The opening of Paul Schrader’s screenplay to Taxi Driver is a powerful one, an unabashedly visual character study. It starts with:
“Travis Bickle, aged twenty-six, the consummate loner. On the surface he appears good looking, even handsome; he has a quiet steady look and a disarming smile which flashes from nowhere, lighting up his whole face. But behind that smile, around his dark eyes, in his gaunt cheeks, one can see the ominous strains caused by a life of private fear, emptiness and loneliness. He seems to have wandered in from a land where it is always cold, a country where the inhabitants seldom speak. The head moves, the expression changes, but the eyes remain ever-fixed, unblinking, piercing empty space.
This is a combination of adjectives, similes and facial description that has been used time and time again, not just in screenplays. But the techniques natural home seems to be screenwriting; screenplays need to be both concrete and suggestive, and not much else. The actor needs material to extrapolate on and the director needs a picture to form in his head.
In the following paragraph, Travis is described in greater detail: “He wears rider jeans, cowboy boots, a plaid western shirt and a worn beige Army jacket with a patch reading ‘King Kong Company, 1968-70.‘”
All of this makes for great reading in itself and the finished product, the film Taxi Driver(1976), consequently makes for fascinating viewing. But that is just the issue; a screenplay is only a part of a sum. In the end, it is the director who brings the actual film to life. The director and screenwriter may be the same person (in the case of Taxi Driver, they are not), but the screenplay remains only part of the advancement. It is a mean, and not an end.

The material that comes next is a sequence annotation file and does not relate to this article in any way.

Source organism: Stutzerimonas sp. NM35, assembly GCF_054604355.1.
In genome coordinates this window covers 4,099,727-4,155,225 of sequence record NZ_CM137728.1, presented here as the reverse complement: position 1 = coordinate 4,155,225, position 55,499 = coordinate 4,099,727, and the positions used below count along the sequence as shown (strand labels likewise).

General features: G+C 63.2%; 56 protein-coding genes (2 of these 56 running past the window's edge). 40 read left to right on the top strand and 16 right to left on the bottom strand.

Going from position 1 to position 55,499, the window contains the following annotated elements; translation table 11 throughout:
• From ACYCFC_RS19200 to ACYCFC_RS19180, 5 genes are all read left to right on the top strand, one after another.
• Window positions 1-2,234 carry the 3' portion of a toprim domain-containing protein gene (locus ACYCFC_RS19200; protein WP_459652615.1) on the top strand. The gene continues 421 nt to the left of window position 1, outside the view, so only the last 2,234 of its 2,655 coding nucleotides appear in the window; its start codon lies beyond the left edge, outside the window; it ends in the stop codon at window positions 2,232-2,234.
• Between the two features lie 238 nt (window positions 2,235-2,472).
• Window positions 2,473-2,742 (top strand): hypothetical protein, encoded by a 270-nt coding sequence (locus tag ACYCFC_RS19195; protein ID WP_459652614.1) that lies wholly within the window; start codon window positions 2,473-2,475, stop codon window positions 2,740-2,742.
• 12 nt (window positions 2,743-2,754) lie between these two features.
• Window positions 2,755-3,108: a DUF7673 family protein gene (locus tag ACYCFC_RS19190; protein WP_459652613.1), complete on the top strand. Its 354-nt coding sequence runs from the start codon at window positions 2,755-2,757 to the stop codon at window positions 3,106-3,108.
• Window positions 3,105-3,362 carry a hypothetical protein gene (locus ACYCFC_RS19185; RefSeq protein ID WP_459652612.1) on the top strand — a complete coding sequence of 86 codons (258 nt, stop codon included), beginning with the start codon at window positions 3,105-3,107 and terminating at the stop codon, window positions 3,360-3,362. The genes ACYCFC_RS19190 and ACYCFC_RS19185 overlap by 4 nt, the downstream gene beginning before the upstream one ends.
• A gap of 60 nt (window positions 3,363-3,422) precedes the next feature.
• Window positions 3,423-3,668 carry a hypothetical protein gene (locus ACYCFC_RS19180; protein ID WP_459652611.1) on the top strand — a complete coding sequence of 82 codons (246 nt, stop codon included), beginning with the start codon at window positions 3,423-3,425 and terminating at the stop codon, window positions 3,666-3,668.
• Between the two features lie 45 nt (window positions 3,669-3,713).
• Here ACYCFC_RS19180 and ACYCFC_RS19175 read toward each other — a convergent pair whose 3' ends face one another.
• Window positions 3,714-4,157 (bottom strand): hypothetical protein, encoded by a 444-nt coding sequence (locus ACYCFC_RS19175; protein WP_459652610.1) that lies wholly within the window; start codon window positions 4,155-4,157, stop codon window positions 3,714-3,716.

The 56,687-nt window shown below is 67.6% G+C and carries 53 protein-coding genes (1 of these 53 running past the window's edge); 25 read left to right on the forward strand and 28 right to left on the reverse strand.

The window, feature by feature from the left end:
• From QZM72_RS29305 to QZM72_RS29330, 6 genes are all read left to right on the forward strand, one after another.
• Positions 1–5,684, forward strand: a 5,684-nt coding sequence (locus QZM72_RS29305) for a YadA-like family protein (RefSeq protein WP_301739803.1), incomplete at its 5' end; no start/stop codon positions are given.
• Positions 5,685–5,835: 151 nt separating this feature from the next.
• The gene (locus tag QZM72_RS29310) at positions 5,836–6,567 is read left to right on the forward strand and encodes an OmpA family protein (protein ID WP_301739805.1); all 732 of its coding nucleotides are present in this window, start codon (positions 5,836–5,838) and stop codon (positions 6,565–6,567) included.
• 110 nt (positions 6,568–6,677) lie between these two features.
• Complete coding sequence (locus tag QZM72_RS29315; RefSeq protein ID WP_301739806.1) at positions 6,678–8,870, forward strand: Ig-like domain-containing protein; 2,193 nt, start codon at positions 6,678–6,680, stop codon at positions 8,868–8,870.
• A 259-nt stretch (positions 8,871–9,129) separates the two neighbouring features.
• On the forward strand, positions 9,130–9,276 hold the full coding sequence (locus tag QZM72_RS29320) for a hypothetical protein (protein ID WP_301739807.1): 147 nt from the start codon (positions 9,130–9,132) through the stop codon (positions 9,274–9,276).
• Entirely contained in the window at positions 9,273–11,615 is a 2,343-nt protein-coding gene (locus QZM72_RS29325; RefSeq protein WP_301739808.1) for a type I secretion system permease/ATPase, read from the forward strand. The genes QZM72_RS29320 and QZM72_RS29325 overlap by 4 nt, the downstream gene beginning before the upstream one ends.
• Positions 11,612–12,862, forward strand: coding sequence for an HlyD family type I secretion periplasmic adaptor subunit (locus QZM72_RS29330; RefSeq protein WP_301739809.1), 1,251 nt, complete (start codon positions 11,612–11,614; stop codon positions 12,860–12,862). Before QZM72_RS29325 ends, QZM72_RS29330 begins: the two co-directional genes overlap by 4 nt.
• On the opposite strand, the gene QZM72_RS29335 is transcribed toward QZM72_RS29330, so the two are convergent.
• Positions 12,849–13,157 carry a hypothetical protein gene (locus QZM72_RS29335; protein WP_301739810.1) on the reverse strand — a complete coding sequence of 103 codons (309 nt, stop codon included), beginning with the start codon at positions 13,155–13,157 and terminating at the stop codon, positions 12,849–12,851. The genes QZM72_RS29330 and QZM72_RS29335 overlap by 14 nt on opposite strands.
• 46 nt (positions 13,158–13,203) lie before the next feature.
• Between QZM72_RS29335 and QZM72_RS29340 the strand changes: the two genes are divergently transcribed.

Snell Library has a good collection of diverse and interesting screenplays: Mike Leigh’s Topsy Turvy, Alain Robbe-Grillet’s Last Year at Marienbad, Ingmar Bergman’s Persona. Yet as a movie-goer and screenwriter myself, I sometimes question how necessary they are for the general public. Ideally, a screenplay is just for the director, the actors and the film crews. It is not literature; it is not meant to expand knowledge or ‘open minds,’ it is meant to provide a framework for moving imagery. This should be the first task on a screenwriter’s mind, rather than providing entertainment, or food for thought, for the general readership. Thus the notion of publishing screenplays has led to the intention of having them published even prior to the making of the film. This in turn has led to screenwriter arrogance and overzealousness. The Coen Brothers publish anthologies of their screenplays; Werner Herzog has boasted of his screenplays, which he publishes himself, as being “new forms of literature.” Charlie Kaufman, the newest, hippest screenwriter to get name recognition, is hailed as a screenwriter with a distinctive style that shines through in each film he makes. As a result, he has the inclination to write the same film again and again, with different elements of genre-bending, and louder levels of zaniness being shook up in a jar and spilled on to a page.
There may be a value to reading screenplays. They are interesting insofar as they give a glimpse in to a film’s development. It is interesting, for instance, to read scenes that were left out of the film, or details that did not come to pass. A writer named David Kipen has written a book called The Schreiber Theory, posing the idea that it is screenwriter, not directors, who are more accurately the author’s of their films. Whether or not this theory holds true does not excuse the fact that screenplays are parts and not sums.
I would encourage readers to be cautious when reading screenplays. One must at least realize that screenplays are, as Ingmar Bergman put it, “skeletons” through which images should flow. Taxi Driver is one pretty skeleton. Perhaps we should keep it in it’s closet.